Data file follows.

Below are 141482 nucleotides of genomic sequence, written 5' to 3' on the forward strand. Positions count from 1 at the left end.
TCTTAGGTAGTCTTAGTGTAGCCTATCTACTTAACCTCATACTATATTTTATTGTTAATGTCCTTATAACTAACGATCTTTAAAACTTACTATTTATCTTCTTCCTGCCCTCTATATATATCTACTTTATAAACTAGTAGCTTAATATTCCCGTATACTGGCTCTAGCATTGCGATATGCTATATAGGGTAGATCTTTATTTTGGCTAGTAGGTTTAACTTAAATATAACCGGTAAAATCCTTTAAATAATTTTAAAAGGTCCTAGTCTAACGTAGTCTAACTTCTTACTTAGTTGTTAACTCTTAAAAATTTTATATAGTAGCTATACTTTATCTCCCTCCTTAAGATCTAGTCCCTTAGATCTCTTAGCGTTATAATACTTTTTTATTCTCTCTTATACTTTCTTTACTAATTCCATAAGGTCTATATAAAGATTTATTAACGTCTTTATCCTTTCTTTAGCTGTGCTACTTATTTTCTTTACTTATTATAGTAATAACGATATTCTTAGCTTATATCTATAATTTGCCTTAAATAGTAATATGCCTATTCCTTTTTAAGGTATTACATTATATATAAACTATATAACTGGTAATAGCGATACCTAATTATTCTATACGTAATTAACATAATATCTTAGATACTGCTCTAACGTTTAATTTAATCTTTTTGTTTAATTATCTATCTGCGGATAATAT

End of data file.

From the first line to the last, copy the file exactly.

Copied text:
Below are 141482 nucleotides of genomic sequence, written 5' to 3' on the forward strand. Positions count from 1 at the left end.
TCTTAGGTAGTCTTAGTGTAGCCTATCTACTTAACCTCATACTATATTTTATTGTTAATGTCCTTATAACTAACGATCTTTAAAACTTACTATTTATCTTCTTCCTGCCCTCTATATATATCTACTTTATAAACTAGTAGCTTAATATTCCCGTATACTGGCTCTAGCATTGCGATATGCTATATAGGGTAGATCTTTATTTTGGCTAGTAGGTTTAACTTAAATATAACCGGTAAAATCCTTTAAATAATTTTAAAAGGTCCTAGTCTAACGTAGTCTAACTTCTTACTTAGTTGTTAACTCTTAAAAATTTTATATAGTAGCTATACTTTATCTCCCTCCTTAAGATCTAGTCCCTTAGATCTCTTAGCGTTATAATACTTTTTTATTCTCTCTTATACTTTCTTTACTAATTCCATAAGGTCTATATAAAGATTTATTAACGTCTTTATCCTTTCTTTAGCTGTGCTACTTATTTTCTTTACTTATTATAGTAATAACGATATTCTTAGCTTATATCTATAATTTGCCTTAAATAGTAATATGCCTATTCCTTTTTAAGGTATTACATTATATATAAACTATATAACTGGTAATAGCGATACCTAATTATTCTATACGTAATTAACATAATATCTTAGATACTGCTCTAACGTTTAATTTAATCTTTTTGTTTAATTATCTATCTGCGGATAATAT